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When we were deciding where to go on our first trip to Burma, I kept seeing photos of places with unusual Buddhist iconography and every one of them was at Inle. That was enough to convince me it had to be on our itinerary for our first trip.

We found Inle to be just magical. Out every morning at dawn on the lake, the mist softened everything and photos looked as if they were taken in black and white. With the mist softening the sounds and obscuring things, it felt like we were the only boat on the lake – until we came upon a fisherman setting a bamboo fish trap.

I was surprised to hear Inle described by some at Lonely Planet’s Thorntree Forum as “touristy.” I couldn’t imagine what they were talking about. Then I learned that many people hire a boat for 4-6 people at a low per person price and are taken on the “tourist circuit” on the lake. Climb into a boat with a bunch of people for a “standard” tour of Inle and you will get the impression it is touristy, as most of the stops are workshops – basically shopping opportunities. But start early in the morning and go to places you want to see, and you will see very few tourists and will have a glimpse of a unique way of life as it has been for centuries there.

I don’t recommend doing the tourist circuit, so what do I recommend you see at Inle?

Inle Lake, Burma

  1. If you can, take the full day trip to the southern lake, Sankar. This lake is in Pa-O country, so you will have to pay a fee to the Pa-O and also hire a Pa-O guide. It’s a nice, long ride to the southern part of the lake. I loved all of our time on the water. The boats are pretty comfortable; you sit low and have armrests. I loves watching the fishermen, seeing the children going to school via boat, and seeing goods transported from village to village. Sankar, with its partially submerged stupas is incredibly atmospheric. There is another pagoda with stupas on the southern lake, Takhaung Mwetaw Pagoda that is also well worth a visit.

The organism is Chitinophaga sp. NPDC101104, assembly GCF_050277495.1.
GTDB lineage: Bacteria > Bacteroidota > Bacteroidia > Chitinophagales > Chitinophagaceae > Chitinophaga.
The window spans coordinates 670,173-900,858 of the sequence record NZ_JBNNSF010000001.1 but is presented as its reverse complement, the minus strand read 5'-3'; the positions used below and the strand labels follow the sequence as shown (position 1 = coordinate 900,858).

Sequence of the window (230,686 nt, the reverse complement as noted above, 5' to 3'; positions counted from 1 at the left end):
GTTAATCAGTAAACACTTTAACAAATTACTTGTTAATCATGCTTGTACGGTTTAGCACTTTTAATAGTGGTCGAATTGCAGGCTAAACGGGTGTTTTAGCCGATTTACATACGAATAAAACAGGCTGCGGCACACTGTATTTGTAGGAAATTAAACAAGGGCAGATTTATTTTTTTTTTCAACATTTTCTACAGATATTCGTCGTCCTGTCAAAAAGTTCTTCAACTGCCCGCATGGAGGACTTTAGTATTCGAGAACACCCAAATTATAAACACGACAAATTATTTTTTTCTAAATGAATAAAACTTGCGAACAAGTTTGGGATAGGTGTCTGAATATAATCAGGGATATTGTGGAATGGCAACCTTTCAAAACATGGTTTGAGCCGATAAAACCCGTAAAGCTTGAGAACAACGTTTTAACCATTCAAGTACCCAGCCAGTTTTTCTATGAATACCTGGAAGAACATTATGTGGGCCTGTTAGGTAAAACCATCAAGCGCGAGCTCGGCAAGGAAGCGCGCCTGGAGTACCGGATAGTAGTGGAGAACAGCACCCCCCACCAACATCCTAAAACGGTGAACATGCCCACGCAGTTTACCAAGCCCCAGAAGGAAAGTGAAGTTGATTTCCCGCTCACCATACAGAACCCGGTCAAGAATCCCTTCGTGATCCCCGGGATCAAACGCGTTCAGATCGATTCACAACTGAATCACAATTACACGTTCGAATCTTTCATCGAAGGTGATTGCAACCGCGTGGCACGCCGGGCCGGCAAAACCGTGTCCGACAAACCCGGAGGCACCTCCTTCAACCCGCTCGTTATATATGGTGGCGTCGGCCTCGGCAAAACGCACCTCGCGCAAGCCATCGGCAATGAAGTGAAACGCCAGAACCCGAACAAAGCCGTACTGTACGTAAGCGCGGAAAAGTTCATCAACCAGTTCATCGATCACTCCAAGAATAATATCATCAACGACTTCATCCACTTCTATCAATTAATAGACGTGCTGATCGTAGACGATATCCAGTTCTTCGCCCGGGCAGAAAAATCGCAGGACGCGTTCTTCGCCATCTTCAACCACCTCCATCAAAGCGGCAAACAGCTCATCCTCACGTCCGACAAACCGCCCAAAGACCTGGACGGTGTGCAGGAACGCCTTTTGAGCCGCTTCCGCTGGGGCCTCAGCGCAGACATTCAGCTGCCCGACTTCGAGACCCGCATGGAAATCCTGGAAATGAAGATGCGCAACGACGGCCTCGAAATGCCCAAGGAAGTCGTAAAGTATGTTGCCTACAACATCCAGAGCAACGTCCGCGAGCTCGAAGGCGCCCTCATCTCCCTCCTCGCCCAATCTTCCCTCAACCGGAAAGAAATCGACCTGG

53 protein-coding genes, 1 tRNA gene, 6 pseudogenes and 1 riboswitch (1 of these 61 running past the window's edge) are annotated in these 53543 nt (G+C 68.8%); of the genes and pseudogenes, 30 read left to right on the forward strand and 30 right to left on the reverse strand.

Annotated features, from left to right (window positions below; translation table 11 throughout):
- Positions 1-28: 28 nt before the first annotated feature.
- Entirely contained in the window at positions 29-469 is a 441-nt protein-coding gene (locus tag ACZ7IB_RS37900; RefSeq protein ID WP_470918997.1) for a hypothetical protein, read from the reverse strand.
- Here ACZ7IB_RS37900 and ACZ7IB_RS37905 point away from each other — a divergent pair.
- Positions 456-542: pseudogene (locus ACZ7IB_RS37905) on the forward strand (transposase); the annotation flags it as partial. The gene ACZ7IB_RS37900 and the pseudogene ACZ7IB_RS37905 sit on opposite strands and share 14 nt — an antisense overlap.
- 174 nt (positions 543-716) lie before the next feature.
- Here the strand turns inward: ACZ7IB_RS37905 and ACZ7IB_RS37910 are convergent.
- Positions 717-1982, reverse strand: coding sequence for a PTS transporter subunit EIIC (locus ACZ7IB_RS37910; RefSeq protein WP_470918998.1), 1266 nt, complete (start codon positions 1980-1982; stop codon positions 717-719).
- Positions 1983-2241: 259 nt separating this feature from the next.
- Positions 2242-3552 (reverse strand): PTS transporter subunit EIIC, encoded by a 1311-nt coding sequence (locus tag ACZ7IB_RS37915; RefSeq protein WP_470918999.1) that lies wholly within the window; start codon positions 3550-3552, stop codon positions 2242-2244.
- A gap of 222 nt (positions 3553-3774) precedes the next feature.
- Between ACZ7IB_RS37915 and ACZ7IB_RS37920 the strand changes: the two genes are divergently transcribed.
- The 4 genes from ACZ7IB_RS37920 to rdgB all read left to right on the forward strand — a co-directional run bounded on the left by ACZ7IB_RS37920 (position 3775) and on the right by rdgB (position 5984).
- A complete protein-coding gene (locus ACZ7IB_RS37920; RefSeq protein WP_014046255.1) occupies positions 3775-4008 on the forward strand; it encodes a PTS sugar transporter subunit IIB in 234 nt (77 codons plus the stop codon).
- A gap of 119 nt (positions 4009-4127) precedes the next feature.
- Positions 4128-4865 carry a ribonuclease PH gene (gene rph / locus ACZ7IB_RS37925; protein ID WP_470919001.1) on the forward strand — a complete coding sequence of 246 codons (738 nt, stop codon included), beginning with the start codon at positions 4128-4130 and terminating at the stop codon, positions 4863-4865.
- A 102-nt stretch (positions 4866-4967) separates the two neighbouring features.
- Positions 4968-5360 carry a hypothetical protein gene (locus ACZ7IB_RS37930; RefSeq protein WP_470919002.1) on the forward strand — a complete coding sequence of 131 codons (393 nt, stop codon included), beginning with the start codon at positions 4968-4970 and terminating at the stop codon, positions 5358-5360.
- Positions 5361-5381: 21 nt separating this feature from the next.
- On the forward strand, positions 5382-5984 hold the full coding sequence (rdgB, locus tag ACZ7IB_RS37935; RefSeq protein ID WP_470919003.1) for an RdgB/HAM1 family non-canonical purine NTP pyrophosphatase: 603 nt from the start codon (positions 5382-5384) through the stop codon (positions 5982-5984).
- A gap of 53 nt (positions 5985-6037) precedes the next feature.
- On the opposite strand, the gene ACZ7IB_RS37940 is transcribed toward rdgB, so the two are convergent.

2. In a village on the main part of the lake, there is a pagoda and a stupa forest at InDien. You walk though the village, and then up the covered stairs to the pagoda. The stupas lower on the hill are in a picturesque state of decay, the ones higher up have been rebuilt and painted. Along the walkway, vendors set up their stall, with the nest array of quality crafts we saw at Inle.
  3. The 5 day market – unless it is at the floating market. The 5-day market rotates among sites. It’s a wonderful opportunity to mingle with the locals, to see the beautiful array of local produce. I find the floating market – even on an off day – to be an absolute circus.
  4. Phaung Daw Oo Paya – also known as the Golden Boat is a pagoda in the lake that holds the holiest Buddha images in the area. The images are taken out on the beautiful golden boats during festival time. The boats themselves are works of art.
  5. The Jumping Cat Monastery is on the tourist circuit. We went, not for the cats, but for the lovely collection of old Buddha images. We also had the opportunity to talk at length with a monk about politics. If you arrive early, you can miss the groups of visitors.
  6. One place we didn’t know about, but would love to visit next time is http://intharheritagehouse.com/catcafe.html This is a project to re-introduce the Burmese cat to Burma. There is also a café at the cattery, and it gets good reviews.
  7. The one workshop we visited is the silk and lotus-weaving workshop at In Phaw Khone. I am very interested in indigenous textiles. This is the only place in SE Asia where I have seen the extraction and weaving of lotus fiber.

No doubt there are worthwhile stops we missed. But these are the stops we made. We seldom ran into other visitors, both because of the choices we made and because we started each morning about 6:30 am.